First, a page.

This video is called Venice, Italy – August 3 2006.
From the Daily Telegraph in England:
By Malcolm Moore in Rome
Last Updated: 12:01am BST 02/04/2008
They have discovered more than 150 different species, including the giant pen shell (Pinna nobilis), an endangered bivalve that can grow up to 3ft long and is normally found in the warmer waters around Sardinia.
The reef, on the mile-long rock and cement barrier, has taken hold in just two years and is also being visited by the Dustbin-Lid jellyfish (Rhizostoma octupus), the largest in the Mediterranean, which can measure up to 2ft across.
Andrea Rismondo, a marine biologist at the University of Padua said: “This barrier was built for an entirely different purpose. However, the structure has become an amazing meeting point for all sorts of fish, flora and fauna.”
He added that because of global warming, the waters around Venice can now host the sort of fish and coral that were previously found only in the southern Mediterranean or Red Sea.
No-take marine reserves, in which fishing is completely banned, can lead to very rapid comebacks of the fish species most prized by commercial and recreational fisheries, reveals a new study of Australia’s Great Barrier Reef published in the June 24th issue of Current Biology, a Cell Press publication: here.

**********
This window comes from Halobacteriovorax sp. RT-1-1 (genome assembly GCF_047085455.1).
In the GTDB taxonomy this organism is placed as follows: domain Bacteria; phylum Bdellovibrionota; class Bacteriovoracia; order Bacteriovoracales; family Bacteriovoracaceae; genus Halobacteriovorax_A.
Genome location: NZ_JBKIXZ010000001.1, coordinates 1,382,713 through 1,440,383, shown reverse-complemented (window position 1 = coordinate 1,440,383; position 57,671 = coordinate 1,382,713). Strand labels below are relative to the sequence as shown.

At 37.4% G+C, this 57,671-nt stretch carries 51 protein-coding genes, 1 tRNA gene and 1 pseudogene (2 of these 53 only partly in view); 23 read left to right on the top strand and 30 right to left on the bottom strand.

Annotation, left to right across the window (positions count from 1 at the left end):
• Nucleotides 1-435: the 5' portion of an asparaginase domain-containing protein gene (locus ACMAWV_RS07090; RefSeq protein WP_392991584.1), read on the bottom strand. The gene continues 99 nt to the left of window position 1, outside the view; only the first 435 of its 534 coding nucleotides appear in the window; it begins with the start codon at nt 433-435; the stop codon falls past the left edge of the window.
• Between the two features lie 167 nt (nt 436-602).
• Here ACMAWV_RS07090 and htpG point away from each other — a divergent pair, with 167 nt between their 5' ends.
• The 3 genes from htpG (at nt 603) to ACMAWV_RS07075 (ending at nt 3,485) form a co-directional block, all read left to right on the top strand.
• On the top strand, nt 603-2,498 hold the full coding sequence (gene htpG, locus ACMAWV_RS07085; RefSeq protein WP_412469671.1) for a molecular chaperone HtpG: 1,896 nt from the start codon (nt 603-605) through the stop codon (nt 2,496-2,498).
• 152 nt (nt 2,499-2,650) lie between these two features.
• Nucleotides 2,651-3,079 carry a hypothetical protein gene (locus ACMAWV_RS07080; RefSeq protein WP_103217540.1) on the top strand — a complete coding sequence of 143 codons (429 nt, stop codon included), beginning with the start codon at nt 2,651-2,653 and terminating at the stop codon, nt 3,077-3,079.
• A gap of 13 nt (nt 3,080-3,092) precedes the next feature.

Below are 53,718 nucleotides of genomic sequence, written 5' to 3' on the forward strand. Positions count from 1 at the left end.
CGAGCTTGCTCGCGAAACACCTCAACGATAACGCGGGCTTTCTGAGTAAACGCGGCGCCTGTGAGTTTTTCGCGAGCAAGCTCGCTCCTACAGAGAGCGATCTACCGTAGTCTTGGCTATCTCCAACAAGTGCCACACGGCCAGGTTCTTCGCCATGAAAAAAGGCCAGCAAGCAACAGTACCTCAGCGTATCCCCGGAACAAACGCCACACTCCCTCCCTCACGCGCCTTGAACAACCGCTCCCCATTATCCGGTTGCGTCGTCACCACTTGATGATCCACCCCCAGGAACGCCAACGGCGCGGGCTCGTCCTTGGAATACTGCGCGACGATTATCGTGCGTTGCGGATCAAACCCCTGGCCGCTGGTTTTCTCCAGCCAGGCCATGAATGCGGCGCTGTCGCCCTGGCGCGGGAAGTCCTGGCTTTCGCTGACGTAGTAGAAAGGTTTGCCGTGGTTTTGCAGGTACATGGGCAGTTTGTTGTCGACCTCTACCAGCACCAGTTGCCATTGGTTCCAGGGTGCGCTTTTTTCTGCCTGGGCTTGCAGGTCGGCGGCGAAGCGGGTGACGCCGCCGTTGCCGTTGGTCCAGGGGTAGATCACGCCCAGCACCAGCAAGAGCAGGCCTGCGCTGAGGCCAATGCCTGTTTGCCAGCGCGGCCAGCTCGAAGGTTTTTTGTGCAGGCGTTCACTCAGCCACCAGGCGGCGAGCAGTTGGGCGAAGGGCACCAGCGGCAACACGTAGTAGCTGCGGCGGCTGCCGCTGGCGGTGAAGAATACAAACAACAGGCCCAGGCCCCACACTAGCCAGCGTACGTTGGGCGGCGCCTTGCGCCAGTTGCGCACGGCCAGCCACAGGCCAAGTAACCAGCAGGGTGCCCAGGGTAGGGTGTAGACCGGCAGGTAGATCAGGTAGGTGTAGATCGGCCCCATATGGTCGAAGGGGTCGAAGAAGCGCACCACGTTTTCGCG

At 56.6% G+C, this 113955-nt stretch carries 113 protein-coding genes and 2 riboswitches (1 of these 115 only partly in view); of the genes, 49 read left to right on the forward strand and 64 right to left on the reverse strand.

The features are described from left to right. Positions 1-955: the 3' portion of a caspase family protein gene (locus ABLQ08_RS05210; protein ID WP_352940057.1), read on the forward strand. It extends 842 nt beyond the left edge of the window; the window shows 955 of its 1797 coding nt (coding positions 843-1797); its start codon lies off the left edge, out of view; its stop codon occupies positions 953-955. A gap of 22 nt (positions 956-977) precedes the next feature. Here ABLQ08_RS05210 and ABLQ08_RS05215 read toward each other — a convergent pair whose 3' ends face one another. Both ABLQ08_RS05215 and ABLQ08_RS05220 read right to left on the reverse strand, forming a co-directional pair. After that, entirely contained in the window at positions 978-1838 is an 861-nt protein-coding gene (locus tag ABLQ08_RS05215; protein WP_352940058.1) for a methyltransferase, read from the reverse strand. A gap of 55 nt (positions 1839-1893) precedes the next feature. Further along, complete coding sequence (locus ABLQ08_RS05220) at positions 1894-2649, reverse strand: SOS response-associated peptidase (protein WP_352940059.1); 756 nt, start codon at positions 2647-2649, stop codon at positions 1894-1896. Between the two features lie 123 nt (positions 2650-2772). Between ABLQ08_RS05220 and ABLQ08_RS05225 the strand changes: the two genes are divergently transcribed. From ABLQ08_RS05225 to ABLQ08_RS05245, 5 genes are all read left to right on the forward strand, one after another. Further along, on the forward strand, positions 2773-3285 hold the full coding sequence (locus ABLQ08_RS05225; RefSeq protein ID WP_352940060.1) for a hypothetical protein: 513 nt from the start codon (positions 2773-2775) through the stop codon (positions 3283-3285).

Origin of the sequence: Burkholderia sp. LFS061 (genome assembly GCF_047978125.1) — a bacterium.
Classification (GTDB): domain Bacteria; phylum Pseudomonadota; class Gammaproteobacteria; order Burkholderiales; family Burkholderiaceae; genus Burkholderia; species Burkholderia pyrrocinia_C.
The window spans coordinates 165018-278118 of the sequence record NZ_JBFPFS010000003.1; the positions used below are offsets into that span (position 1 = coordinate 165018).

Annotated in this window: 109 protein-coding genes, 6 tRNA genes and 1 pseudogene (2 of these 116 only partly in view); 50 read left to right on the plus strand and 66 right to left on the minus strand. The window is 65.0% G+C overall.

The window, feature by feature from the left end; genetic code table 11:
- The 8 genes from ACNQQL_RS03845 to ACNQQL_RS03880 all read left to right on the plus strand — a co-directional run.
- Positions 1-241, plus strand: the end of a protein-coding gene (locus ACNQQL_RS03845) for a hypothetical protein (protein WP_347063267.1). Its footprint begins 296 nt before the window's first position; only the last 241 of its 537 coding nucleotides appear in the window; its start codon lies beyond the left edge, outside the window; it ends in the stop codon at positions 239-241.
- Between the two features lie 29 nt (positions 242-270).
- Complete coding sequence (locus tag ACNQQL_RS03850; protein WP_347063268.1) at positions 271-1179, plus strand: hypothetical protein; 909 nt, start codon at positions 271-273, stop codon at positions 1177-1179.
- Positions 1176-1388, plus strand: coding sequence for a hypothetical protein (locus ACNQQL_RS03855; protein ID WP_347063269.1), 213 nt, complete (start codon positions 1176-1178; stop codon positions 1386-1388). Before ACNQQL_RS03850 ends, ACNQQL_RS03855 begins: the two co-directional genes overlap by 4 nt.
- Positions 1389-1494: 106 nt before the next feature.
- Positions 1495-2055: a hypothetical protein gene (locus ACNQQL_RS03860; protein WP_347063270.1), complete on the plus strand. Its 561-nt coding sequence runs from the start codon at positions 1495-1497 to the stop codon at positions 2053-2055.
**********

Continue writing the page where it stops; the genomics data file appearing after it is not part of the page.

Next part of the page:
De Wit has conducted studies at the Great Barrier Reef in Australia, where he and his colleagues have found four entirely new species of the Grania worm. One of them is the beautifully green-coloured Grania colorata: here.
Ten years to save Australia’s Great Barrier Reef: here.
Coding Early Naturalists’ Accounts into Long-Term Fish Community Changes in the Adriatic Sea (1800–2000): here.
Cave-dwelling corals in the Mediterranean can work alongside one another to catch and eat stinging jellyfish, a study reveals: here.